In Memoriam: Oliver Williamson

Why does Gokhale Institute exist? Why did all of the students at Gokhale Institute not choose to try and fashion their own degree, by independently getting in touch with faculty members of various universities the world over, and negotiating rates for teaching each subject?

Similarly, why did I join Gokhale Institute as a faculty member? Why do I not try and advertise myself as a guy who can teach different subjects in econ, finance and stats to students the world over, every semester?

Why, as I said at the start of this post, does the firm I work in exist at all?

For that matter, why do firms exist in general? The “miracle” that is Walrasian economics guarantees that in a perfectly competitive economy with no frictions and perfect foresight, everything will be in a state of eternal bliss.

Except, economies are not perfectly competitive. Who teaches you which subject is important to you as students – which is another way of saying that labor is not homogeneous. There are frictions, such as teachers falling ill, or monsoons disrupting schedules, or uh, pandemics occurring every 100 years or so. And there isn’t perfect foresight (see pandemics, previous sentence).

And because we live in an imperfect world, we outsource, as students, the difficult job of finding appropriate professors, managing the physical infrastructure, and awarding degrees to an entity we call “the firm”. The firm exists in order to make it worth our while to get an education without having to spend time figuring everything else out.

Professors outsource the grunt work too the college too. It would be too painful for me to try and figure out which students across the world will want to learn Principles of Economics next year. I outsource the job of filtering the students out so that I get sixty students to teach to the Gokhale Institute. Plus, Gokhale Institute fixes the fees, arranges for the whiteboard, the benches. I just have to strut over into the classroom and teach.

We – you and I – minimize transaction costs by using the Institute as an intermediary. That’s Ronald Coase’s answer to why the firm exists. Read both of his papers (The Nature of the Firm, and The Theory of Social Cost). Here are past mentions of Prof. Coase on EFE.

Now, Prof. Coase had a student. His name was Oliver Williamson.

He extended Coase’s ideas about the firm, and that is why he really and truly matters when it comes to economics. There are many things to learn by reading Williamson, but three concepts stand out, in my opinion:

  1. Contract incompleteness: Imagine that the director of Gokhale Institute tells me that my performance as the course coordinator for the BSc programme hasn’t been good enough, and that he’ll be letting me go by the end of the year (I’m hoping this is only an example.) Will I muster up the same enthusiasm for coming up with new stuff this year, now that I know I am going to be out of a job? Or, on the other hand, imagine that the director says that my performance has been so good that I’m guaranteed this job for the next decade. Will there be a drop in my performance, now that I’m guaranteed the post no matter what? So how to write a contract that overcomes these hurdles? That’s one of the problems he tackled.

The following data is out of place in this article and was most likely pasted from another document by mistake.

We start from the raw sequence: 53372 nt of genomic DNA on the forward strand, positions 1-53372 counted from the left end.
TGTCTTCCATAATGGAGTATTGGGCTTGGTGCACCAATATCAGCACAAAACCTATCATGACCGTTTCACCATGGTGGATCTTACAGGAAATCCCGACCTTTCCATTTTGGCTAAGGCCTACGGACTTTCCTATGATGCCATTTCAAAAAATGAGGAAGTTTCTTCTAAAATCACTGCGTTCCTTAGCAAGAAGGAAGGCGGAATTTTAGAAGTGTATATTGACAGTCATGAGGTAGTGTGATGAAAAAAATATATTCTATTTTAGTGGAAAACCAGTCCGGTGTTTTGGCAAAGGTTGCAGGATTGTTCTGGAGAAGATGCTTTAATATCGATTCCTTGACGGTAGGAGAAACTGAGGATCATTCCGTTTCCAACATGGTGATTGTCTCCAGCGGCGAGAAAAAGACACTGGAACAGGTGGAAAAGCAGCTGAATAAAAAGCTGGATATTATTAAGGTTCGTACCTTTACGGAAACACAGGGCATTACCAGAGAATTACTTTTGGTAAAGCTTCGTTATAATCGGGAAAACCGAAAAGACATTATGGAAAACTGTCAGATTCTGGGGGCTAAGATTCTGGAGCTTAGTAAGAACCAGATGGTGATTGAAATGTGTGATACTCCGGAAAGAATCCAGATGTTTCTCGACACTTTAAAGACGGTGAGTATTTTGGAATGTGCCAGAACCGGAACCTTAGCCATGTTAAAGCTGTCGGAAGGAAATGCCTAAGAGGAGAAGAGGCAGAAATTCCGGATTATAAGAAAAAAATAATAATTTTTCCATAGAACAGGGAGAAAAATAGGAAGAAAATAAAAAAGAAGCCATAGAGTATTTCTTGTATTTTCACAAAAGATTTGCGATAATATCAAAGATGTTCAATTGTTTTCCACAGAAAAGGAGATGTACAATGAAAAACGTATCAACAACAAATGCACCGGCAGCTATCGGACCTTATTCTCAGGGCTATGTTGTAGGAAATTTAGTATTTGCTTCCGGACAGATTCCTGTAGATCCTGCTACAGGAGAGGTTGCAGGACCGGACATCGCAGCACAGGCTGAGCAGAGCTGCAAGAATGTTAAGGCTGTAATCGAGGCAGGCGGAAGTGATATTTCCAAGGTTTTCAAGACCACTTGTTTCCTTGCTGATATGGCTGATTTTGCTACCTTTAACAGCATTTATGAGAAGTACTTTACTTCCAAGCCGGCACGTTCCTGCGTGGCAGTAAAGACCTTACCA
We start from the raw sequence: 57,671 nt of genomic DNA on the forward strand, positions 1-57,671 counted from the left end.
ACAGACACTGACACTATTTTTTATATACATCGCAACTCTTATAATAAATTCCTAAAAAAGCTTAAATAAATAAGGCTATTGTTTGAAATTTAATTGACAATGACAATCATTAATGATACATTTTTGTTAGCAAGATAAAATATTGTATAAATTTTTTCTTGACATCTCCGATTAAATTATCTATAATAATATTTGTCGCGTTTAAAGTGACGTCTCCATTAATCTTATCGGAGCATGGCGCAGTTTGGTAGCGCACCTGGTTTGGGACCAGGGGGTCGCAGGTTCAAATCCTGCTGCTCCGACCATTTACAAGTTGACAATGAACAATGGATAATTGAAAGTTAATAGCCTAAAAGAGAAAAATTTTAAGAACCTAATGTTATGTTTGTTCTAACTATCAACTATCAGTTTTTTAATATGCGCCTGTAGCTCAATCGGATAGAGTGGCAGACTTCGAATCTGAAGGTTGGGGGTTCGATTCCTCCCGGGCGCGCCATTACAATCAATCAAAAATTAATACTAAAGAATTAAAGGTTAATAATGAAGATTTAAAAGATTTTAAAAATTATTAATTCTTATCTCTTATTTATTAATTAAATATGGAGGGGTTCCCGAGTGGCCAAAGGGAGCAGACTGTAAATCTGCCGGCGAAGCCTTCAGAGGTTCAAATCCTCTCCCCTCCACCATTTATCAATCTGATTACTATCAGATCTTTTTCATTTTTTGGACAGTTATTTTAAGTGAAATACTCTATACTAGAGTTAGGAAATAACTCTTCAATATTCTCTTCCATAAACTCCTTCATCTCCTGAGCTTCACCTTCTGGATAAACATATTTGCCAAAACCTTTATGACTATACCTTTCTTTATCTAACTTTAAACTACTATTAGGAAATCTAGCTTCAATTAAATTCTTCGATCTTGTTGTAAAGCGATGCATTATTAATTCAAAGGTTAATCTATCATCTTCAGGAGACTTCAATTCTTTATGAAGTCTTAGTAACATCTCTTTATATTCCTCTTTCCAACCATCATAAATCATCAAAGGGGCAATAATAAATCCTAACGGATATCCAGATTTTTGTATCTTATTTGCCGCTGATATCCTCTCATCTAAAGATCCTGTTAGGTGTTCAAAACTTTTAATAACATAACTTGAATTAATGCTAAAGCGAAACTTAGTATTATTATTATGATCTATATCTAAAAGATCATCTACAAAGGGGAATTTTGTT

2. Asset specificity: There are many definitions on the internet, but I liked the one supplied by Alex Tabarrok on Marginal Revolution the best. I’ll get to it in a while, but here’s the textbook-ish statement first: “Asset specificity is a term related to the inter-party relationships of a transaction. It is usually defined as the extent to which the investments made to support a particular transaction have a higher value to that transaction than they would have if they were redeployed for any other purpose.”
    And here’s Alex Tabarrok’s explanation:
    “Marriage, for example, takes away some possibilities but it adds others. With marriage, for example, comes a greater willingness to invest in children (n.b. asset specificity, the child is of extra value but only to the specific parties involved in the marriage)”. Asset specificity can help lock in a relationship – whether it be marriage or an employment contract.
  3. Appropriable quasi-rents: Let’s say I create software to enter marks and grades while at Gokhale Institute. I wouldn’t have created this software without being employed at Gokhale Institute, and it is valuable enough to sell to other firms (let’s assume). These AQR’s exist precisely because of the fact that I (with my skill-sets) was hired by Gokhale Institute. Discernible value has been created precisely because the employee was hired by the employer – this specific employee, by this specific employer (non-homogeneity of labor)

There is a whole can of worms that opens up as a consequence of thinking through the implications of what is written above. That can of worms is called industrial organization. Long story short, if you want to study the field of IO – and as a student of economics, you do! – you really need to start with Profs. Coase, and Williamson.

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